Friday, April 2, 2010

YouTube to Life

Yesterday I saw someone commented on a video I posted on YouTube. It was a beautiful recitation of Suratul Imran, the surah about Mariam Um Isa (Mary the mother of Jesus), may Allah be pleased with her). I was happily reading through the comments enjoying that it had comforted and relaxed many people when one caught my eye. A person said that this surah (Qur'anic chapter), Surat al-Imran, happened to be her favourite surah. Someone responded just below it (it doesn't matter who) "not being rude but how can you have a favourite surah". I replied by saying that, " This happens to be one of my favourite surat as well. All of the Qur'anic verses speak to our hearts with every word, but there are some that reach deeper to different people at times. Just as Muhamed (saw) told us of the qualities of Ayatul Kursi and how it is the best ayah. I would praise our brother or sister in Islam for finding this surah so precious." I then got a reply saying "I knw what your saying bro but i just want to say that all of the verses and surahs are beautiful but you are righty though." Besides the fact that I'm a sis not a bro, let's think about what happened in that quick exchange of words between us three people. One person said something positive. The next person said something positive but in a seemingly negative tone. The third person (aka me) tried to compromise between the two. Just think about all the interpreting that went on and the weight we put on other peoples words. Before they replied I thought they were attacking what the other person was saying, because of other experiences I have had with people who seem to find something negative to peck out of every sentence you say. I definitely do not want to be one of those people, and do not see myself as one, al7amdolillah. And I felt that I did not attack the other person in what they had said but neutrally gave my advice on how I would react. How ever I did feel a certain way about it, and I felt that this person was simply trying to stir up trouble. Now that the person responded I feel completely different about what they could have meant, and rather than seeing bluntness or harshness in the phrase I see perhaps a lack of knowledge of the English language. I know whenever I speak a different language I am usually as blunt as possible, just to make sure what I am trying to say gets through, and it can often come off as harsh. We really need to be careful about what we say, how we say it, and how we listen to what others are trying to tell us. There's a saying about looking through life with a positive lens, meaning you'll see a positive outcome no matter what is ahead of you. There are many different kinds of lenses. The same goes with listening. If you have a conversation with a certain kind of, I don't know what, headphones on that filter out what you don't want to hear, you're only get half of the story and doing injustice to the speaker as well as yourself. We're only human. Instead of listening like a hawk to make sure so-and-so gives the "correct" response, make sure that you are listening correctly. May Allah guide us to not judge so quickly or too harshly, to support each other in every positive thing we do, and bond us through our mistakes, not divide us. Ameen.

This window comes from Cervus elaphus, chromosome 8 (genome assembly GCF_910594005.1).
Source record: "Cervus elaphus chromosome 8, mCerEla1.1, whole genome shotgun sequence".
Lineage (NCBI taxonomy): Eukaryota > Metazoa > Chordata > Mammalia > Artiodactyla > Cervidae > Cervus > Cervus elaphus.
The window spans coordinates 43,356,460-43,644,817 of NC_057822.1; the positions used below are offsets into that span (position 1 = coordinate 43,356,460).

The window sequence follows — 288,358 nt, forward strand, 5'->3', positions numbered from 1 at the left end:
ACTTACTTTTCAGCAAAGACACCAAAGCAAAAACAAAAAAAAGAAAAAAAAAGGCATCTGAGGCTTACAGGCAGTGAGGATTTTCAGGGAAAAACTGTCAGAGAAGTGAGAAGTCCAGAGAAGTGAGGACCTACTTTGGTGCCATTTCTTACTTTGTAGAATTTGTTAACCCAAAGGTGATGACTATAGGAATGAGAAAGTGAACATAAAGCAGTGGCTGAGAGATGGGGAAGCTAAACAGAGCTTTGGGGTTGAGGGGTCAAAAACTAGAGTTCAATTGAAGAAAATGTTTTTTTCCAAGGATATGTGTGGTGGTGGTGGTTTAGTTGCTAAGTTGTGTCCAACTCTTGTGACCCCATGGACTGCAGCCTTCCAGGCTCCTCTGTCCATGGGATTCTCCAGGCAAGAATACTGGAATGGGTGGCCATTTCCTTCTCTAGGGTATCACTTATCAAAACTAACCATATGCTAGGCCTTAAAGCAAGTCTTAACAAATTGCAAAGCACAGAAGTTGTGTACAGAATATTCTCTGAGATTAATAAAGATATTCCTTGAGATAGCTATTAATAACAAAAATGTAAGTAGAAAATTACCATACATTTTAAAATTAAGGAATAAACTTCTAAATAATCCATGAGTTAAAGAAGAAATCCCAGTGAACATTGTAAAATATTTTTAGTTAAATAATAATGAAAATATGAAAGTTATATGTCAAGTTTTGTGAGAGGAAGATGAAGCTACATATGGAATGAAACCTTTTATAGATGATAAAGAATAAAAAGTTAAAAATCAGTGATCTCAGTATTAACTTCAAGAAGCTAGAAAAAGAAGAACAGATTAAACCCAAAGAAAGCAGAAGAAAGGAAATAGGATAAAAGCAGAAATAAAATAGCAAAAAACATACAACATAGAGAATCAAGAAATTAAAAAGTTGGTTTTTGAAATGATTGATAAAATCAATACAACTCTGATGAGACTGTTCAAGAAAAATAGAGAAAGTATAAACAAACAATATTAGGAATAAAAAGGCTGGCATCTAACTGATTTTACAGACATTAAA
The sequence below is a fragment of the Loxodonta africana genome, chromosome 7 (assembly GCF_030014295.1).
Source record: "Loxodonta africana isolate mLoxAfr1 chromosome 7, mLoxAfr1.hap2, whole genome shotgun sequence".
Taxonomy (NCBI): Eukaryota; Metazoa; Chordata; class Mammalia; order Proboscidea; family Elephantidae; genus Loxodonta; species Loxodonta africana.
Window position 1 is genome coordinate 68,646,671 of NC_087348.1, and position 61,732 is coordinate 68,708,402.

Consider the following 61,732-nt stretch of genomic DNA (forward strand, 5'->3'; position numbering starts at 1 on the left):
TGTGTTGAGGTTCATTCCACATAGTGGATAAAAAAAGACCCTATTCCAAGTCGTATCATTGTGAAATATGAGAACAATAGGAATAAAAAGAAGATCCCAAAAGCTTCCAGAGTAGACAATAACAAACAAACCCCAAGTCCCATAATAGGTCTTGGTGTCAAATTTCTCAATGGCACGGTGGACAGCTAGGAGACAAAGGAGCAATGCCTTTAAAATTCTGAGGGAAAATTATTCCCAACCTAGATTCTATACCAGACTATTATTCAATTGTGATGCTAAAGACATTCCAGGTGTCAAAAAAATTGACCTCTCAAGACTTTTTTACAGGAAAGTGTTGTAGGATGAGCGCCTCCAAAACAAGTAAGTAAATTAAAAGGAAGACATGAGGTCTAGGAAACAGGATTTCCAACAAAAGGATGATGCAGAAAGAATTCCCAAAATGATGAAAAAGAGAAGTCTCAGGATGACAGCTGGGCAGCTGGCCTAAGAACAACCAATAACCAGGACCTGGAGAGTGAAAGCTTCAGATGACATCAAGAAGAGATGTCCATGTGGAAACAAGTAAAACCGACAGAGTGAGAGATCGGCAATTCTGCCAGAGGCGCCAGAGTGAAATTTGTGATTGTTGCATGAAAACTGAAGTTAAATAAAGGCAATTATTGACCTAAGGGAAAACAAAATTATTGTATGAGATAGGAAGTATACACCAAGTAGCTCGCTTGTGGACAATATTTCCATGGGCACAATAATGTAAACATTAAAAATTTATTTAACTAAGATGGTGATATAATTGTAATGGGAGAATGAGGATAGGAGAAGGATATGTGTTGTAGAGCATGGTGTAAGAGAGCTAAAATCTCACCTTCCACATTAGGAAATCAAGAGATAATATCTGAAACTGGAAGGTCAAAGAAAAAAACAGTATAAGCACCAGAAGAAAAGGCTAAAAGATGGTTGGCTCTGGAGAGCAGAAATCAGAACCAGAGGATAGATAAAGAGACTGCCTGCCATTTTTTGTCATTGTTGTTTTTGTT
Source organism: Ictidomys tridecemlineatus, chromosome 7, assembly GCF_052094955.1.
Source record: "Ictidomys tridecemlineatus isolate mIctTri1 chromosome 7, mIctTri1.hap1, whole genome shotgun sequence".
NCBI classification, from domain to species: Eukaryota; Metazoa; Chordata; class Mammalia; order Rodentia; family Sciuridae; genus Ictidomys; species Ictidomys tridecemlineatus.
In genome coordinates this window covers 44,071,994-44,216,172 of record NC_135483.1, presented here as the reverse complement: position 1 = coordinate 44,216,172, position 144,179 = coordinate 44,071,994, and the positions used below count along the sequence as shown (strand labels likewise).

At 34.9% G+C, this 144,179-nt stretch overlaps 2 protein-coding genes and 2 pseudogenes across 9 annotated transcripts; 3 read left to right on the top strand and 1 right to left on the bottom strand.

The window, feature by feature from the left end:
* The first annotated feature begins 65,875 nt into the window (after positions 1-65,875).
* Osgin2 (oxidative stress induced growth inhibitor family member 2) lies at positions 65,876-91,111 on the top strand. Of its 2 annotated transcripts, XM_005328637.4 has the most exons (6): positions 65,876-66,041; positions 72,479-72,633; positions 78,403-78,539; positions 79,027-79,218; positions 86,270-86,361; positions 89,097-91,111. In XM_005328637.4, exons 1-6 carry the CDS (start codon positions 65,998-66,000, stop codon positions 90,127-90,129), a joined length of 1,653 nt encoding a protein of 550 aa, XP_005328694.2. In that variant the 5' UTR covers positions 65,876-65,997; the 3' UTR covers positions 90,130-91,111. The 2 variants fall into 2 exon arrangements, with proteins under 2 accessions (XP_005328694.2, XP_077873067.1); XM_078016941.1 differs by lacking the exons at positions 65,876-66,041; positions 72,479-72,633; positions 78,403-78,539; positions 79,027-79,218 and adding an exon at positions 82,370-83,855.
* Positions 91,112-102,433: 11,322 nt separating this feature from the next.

Thursday, April 1, 2010


This is a picture of some baklava I made and I was so excited I just felt like sharing. I filled them with walnuts, dates, chocolate, and honey. Sweet enough for you? I've had four today and I think I'm ready to curl up and sleep for two weeks. Insha Allah I will give you the recipe soon but I am right in the middle of studying arabic and trying to memorize the Istikhara (the du3a/prayer one says when asking Allah for guidance when you're not sure if you should do a thing or not). I'm so excited! I will write about the Istikhara and memorizing different prayers in the upcoming posts I make insha Allah. Take Care, God bless you, and happy cooking!